The Cost of Things

 

Yesterday, out of the blue, Viola, my daughter gave an Amazon box to her brother, Varen. Curiously, Varen opened the box and found a brand new gamer headset. He got so excited about it. All these times, Varen has been using my old cheapy cellphone headset that only works on the left side and Viola’s old laptop headset that only works on the right one. Combining the two headsets cleverly, Varen gets a balanced audio for his two ears. But, of course, it has become a hassle since he has to deal with more cables and four ear pieces. Perhaps Viola had noticed that and decided to give a gift to her beloved brother. 

 

The new headset looks amazing to me. When Varen opened the box, I was in awe as well. It has a futuristic look and with a little mic wand on the headset makes Varen look like a pilot in a sci-fi movie. Handsome. When Varen went away to try the headset, I asked Viola how much money she spent for that. In my thinking, that headset must be well around $100 and I was curious where she got the money to buy it. She whispered, “fifteen.” I was disbelieved, “fifty?” I asked her back. “No, fifteen!” she answered back. What? That’s it? I didn’t believe it. I took the packaging box and examined it. I was astounded. The price of the new headset became a discussion topic between Vania and I. 

 

There are all kinds of costs involved in the making of that headset: the design, the plastic mold, the paint, the head foam cushion for the head and the ear parts to make the wearer more comfortable, the technology inside it: the electronic chips, the cable, the transmitter, even the packaging box that looks amazing must also have costed a lot of money to make. Not counting the cost to import the headset from China to the US. How come it only costs $15? Hundreds of skilled laborers were put to work in order to produce one headset and Viola only had to pay $15? Unbelievable. No wonder kids nowadays take things for granted, I said to Vania.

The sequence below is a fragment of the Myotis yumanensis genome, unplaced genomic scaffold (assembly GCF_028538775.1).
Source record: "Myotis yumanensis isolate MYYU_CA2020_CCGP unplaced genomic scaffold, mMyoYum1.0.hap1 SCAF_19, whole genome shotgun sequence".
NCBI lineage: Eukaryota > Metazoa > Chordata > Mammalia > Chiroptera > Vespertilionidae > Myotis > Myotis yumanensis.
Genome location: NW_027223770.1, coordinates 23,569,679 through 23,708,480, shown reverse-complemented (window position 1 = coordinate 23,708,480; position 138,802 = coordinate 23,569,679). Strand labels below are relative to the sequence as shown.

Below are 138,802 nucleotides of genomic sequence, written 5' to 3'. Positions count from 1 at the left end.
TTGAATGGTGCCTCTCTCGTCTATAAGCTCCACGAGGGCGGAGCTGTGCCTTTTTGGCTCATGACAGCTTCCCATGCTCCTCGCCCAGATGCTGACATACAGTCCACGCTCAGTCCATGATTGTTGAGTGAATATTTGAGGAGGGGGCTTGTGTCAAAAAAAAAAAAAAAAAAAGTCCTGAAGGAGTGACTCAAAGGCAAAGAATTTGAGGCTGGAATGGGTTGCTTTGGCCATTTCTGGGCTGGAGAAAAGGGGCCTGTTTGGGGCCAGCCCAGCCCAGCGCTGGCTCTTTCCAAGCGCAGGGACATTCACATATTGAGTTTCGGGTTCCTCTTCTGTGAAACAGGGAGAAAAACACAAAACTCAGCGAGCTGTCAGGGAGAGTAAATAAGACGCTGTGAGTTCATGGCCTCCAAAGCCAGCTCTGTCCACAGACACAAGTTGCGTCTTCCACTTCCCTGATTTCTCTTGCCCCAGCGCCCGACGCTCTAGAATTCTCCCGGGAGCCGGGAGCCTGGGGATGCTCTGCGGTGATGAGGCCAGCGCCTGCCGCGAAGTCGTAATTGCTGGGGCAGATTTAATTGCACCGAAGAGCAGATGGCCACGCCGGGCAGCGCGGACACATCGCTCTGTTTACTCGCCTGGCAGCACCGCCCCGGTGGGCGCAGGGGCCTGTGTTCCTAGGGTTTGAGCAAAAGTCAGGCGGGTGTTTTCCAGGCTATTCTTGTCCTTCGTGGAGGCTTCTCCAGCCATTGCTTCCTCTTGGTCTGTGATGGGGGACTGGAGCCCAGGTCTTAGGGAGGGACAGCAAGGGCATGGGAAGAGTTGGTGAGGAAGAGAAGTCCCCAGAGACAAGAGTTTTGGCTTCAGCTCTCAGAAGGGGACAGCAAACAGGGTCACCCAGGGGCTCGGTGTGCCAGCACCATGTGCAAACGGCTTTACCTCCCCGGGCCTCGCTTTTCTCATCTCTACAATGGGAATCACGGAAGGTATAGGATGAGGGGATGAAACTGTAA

As I reflected more, I realized that it is not just kids that take things for granted. We are all at fault in this matter. When I look around my house and everything that I have bought: the dining table, TV,  IKEA book shelves, guitar, drawing pens, paper, etc…each one of those items came with a price tag. And behind those price tags lies the life stories of the people who made them. A story of a single mother who has to get up every morning to assemble my bookshelves in order to feed her children. A story of an overworked engineer who had to design the chips for my TV. A story of a lumberjack in Brazil who lost one of his arms from an accident cutting wood for my guitar…We traded these life stories with the amount of money that’s not even enough to pay our hourly minimum wage to do what they do. Sometimes with the money we earn and spend, we don’t even think about these labor forces until their stories become our stories. 

 

Knowing that there is somebody like us working tirelessly to provide us the inexpensive comfort we know we enjoy would give us a better appreciation about life. And more importantly, a sense of compassion to those who work. Because we owe our priceless comfort to them. 

 

“May the favor of the Lord our God rest on (those who work and labor) us; establish the work of (those who work and labor) our hands for us— yes, establish the work of (those who work and labor) our hands.” Psalm 90:17

 

Love and prayers, 

 

Vincent Arishvara 04222021